For many of our nation’s 5.5 million military caregivers — the spouses, family and friends caring for wounded, ill or injured veterans and service members — years may go by before they actually self-identify as caregivers. Even when they do, support can be hard to find. Hidden Heroes, a campaign of the Elizabeth Dole Foundation, is working to bring vital attention to the untold stories of military caregivers.

Forging a path

When Natalie was medically retired from the Army with a traumatic brain injury, her husband, Brian Vines, knew he needed to educate himself. “There weren’t any support groups, and even less support for male caregivers,” says Vines. About a year after his wife’s original diagnosis, Vines began to recognize the toll his new role was taking. “A lot of the time you don’t get appreciation for what you’re doing, but you’re giving it your everything because you love this person,” he says. Realizing that he was a full-time caregiver helped Vines find the aid he needed. His advice? “Discuss what you’re going through with other caregivers in a nonjudgmental forum. There have been times where I’ve had to reach out to support groups regarding a specific problem, and they are always quick to suggest resources.”

“When your service member encounters an issue, be aware of the policy that it comes from.”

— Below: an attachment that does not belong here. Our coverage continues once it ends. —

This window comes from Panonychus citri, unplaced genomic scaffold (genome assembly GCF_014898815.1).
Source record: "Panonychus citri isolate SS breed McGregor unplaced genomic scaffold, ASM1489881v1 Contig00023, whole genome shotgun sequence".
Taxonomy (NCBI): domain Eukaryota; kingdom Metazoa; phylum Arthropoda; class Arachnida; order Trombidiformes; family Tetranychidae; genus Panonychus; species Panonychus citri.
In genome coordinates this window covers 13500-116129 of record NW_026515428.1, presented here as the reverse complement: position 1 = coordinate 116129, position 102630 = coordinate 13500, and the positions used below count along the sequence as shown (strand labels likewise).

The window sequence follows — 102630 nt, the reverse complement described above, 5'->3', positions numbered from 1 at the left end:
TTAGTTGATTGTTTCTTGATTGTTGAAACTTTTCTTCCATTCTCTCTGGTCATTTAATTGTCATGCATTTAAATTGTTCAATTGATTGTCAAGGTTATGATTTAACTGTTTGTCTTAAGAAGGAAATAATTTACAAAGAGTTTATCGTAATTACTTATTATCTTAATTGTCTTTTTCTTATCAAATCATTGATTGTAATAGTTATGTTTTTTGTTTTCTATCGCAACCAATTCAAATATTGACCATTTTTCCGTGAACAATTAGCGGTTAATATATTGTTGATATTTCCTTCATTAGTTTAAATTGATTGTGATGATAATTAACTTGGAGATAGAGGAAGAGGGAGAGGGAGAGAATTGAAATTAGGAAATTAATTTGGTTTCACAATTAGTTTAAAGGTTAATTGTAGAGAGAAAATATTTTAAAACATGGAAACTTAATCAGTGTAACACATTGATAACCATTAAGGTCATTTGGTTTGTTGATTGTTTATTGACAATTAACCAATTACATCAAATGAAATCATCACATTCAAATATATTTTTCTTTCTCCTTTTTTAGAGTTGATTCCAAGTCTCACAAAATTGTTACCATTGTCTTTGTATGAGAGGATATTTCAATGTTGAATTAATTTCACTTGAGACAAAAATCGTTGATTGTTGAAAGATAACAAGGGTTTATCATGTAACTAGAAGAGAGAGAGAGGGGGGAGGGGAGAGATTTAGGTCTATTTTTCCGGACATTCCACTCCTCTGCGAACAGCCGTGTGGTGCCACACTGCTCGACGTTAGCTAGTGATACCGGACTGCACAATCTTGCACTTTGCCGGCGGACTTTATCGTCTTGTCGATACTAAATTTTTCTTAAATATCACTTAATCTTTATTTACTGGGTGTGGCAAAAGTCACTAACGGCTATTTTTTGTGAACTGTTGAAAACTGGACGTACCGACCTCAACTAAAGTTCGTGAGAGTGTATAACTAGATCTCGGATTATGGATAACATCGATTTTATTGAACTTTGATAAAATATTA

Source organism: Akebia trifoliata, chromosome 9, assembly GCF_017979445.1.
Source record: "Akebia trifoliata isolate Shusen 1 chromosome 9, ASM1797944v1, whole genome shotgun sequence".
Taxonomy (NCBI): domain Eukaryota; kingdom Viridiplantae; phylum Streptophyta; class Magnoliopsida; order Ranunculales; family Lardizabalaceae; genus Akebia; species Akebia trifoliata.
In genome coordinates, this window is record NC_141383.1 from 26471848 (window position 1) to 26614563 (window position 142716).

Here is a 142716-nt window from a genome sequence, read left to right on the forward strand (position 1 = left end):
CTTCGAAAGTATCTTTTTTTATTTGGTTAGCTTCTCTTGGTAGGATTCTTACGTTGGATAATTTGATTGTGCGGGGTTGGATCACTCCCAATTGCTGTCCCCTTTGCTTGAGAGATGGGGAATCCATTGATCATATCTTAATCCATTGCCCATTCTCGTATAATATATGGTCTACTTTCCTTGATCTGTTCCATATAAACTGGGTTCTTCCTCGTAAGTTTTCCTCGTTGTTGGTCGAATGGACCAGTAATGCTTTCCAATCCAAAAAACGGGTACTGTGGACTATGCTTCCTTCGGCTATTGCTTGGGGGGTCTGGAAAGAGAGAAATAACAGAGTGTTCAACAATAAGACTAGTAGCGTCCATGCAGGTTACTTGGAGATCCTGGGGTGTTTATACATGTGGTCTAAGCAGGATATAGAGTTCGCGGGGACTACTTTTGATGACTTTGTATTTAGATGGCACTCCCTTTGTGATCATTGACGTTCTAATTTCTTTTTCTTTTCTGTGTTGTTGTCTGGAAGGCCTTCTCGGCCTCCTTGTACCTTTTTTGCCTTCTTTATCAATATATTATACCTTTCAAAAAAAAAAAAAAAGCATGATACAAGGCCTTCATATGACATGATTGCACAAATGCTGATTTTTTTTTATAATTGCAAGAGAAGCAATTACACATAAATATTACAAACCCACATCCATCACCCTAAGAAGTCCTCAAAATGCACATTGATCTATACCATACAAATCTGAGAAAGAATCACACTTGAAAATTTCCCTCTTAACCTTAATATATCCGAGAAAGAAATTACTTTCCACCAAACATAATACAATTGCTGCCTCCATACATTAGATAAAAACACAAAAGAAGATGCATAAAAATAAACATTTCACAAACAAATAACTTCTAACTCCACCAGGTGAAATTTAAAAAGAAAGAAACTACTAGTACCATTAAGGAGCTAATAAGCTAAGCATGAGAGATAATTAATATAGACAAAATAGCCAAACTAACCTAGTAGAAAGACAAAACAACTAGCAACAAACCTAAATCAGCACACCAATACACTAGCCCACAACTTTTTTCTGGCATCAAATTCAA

Mary Ward’s husband, a pre-9/11 Veteran, was diagnosed with ALS in 2010. “Veterans are more likely to get ALS than non-veterans,” she explains. “One of the challenges I faced in becoming a caregiver was just navigating the VA system.” A 2016 Elizabeth Dole Fellow, Ward now works with newer caregivers to help them locate the resources they need and joins with other Fellows to advocate for increased support on Capitol Hill and in their local communities.

Discovering patience

Sonia Yulfo, 27, has been caring for her father since July 2014. While the two have always been close, Yulfo recalls the challenges of caring for a parent versus a partner or sibling. “I had to learn how to convince him to do things like take his medicine,” she says. But, through the process, she has also learned just how much patience she has. “You have to be patient with yourself and with the [veteran] you are caring for.”

Looking at the bigger picture

Though the injuries that Jacqueline Goodrich’s husband sustained in Afghanistan in 2012 are permanent injuries,  because he was not an amputee, she struggled to secure the support she needed. Even though Goodrich was a full-time caregiver for her husband, they didn’t qualify for any resources for the first several years. “I did most everything on my own in advocating for his care.” When Goodrich ran into hurdles, she tackled the systemic root of the problem. “When your service member encounters an issue, be aware of the policy that it comes from,” she advises other caregivers. “If you can identify that and speak up against it, you can have a more positive effect on change for somebody else.”